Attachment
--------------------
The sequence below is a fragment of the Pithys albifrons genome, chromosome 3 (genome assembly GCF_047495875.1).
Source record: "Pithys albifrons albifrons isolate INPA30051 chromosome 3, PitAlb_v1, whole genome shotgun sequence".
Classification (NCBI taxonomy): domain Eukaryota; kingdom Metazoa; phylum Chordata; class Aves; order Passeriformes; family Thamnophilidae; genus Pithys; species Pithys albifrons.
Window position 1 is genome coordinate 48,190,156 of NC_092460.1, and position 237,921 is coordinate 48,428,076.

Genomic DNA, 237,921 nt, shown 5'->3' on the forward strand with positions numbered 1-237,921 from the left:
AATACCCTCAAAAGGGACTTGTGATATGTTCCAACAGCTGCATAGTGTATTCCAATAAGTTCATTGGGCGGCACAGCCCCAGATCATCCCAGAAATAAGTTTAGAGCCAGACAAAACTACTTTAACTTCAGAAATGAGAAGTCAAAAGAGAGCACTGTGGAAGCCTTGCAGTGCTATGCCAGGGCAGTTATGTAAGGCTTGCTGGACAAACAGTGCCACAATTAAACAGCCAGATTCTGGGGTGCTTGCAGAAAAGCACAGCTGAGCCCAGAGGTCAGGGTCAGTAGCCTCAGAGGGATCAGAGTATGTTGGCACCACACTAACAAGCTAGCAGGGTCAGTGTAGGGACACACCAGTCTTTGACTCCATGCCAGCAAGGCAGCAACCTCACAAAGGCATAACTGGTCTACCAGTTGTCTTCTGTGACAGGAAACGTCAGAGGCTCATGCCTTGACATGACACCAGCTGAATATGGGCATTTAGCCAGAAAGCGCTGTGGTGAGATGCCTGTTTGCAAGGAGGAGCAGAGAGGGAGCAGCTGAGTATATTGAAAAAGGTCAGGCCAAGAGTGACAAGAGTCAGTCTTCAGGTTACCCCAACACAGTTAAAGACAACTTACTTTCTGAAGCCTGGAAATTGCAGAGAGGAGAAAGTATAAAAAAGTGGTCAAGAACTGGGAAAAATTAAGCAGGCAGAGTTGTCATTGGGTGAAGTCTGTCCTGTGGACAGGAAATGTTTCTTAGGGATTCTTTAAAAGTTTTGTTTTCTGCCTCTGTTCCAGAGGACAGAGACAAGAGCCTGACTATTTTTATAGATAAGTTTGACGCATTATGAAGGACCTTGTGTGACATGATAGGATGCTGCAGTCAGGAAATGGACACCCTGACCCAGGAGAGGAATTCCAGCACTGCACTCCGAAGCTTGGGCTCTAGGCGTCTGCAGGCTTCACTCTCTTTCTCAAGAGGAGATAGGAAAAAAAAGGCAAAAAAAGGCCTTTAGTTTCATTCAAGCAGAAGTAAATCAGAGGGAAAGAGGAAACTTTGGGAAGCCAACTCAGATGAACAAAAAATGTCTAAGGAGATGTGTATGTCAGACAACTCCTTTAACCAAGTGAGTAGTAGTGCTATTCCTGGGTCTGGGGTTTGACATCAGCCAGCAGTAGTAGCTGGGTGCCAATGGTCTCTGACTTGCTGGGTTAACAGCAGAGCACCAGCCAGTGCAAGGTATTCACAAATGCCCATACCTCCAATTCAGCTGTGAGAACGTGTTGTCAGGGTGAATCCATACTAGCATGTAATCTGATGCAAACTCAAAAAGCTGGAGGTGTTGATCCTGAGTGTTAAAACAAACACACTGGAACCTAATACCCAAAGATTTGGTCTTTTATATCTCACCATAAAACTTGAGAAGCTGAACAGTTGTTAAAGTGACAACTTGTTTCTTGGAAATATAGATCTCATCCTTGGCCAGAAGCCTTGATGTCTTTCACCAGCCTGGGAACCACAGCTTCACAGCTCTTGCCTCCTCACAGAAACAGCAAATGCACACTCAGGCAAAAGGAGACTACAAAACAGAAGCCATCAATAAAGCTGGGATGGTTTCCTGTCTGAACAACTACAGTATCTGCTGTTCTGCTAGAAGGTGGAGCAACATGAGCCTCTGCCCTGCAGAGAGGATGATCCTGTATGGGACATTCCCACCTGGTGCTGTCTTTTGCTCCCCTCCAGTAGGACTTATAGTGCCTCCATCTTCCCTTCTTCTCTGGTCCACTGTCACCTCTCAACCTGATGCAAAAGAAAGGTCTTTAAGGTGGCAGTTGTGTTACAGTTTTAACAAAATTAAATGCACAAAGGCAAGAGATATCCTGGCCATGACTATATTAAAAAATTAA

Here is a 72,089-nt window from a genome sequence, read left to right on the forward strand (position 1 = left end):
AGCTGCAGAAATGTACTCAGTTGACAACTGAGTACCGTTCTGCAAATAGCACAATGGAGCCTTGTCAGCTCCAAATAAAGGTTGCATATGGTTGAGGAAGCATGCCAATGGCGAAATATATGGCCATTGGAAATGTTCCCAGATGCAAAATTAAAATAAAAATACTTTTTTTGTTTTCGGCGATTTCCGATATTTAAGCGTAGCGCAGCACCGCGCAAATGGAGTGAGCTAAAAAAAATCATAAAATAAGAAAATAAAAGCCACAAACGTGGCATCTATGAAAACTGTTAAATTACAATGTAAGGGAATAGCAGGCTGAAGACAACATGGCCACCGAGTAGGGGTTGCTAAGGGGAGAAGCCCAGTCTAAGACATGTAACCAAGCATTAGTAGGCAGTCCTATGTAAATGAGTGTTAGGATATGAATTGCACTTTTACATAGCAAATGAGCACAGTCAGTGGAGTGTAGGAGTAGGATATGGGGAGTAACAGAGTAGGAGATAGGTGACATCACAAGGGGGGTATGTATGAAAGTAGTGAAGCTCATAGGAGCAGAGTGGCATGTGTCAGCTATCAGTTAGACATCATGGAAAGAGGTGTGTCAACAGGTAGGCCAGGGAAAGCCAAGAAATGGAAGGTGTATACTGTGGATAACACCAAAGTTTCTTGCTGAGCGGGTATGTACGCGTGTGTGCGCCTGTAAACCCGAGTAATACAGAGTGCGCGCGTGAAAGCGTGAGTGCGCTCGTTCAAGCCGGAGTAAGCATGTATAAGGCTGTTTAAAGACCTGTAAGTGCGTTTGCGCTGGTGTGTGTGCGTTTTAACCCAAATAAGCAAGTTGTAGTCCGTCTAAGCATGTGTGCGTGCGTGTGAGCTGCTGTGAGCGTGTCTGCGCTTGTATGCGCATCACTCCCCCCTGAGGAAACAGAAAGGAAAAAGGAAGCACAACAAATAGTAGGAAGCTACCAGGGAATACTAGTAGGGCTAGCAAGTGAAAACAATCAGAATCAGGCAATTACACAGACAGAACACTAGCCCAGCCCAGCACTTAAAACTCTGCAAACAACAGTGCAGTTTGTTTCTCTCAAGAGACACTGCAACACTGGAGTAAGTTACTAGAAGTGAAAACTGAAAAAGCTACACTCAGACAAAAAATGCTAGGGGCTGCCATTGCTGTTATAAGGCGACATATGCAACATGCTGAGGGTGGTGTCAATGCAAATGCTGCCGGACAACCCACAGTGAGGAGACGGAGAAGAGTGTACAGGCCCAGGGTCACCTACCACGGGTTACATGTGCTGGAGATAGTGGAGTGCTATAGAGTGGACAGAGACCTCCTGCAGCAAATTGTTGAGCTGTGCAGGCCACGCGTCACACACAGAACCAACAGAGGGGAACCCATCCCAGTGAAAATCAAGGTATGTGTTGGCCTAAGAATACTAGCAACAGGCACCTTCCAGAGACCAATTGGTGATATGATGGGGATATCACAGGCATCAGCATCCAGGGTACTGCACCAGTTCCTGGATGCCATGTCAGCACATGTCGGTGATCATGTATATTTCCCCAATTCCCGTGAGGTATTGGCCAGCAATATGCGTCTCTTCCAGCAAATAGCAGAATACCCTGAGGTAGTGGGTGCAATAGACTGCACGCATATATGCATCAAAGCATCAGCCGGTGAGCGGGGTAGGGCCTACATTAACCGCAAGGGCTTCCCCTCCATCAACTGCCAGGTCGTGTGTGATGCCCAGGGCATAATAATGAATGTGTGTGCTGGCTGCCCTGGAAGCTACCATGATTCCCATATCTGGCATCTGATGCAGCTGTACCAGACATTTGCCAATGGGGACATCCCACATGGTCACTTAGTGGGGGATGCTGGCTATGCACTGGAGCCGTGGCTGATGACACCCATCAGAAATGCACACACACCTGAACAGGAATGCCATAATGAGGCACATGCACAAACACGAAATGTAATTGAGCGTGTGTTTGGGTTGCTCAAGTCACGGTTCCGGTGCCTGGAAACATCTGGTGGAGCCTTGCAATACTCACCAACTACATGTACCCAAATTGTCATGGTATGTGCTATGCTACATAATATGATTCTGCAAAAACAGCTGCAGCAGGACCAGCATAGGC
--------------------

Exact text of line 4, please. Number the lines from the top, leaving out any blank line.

Window position 1 is genome coordinate 48,190,156 of NC_092460.1, and position 237,921 is coordinate 48,428,076.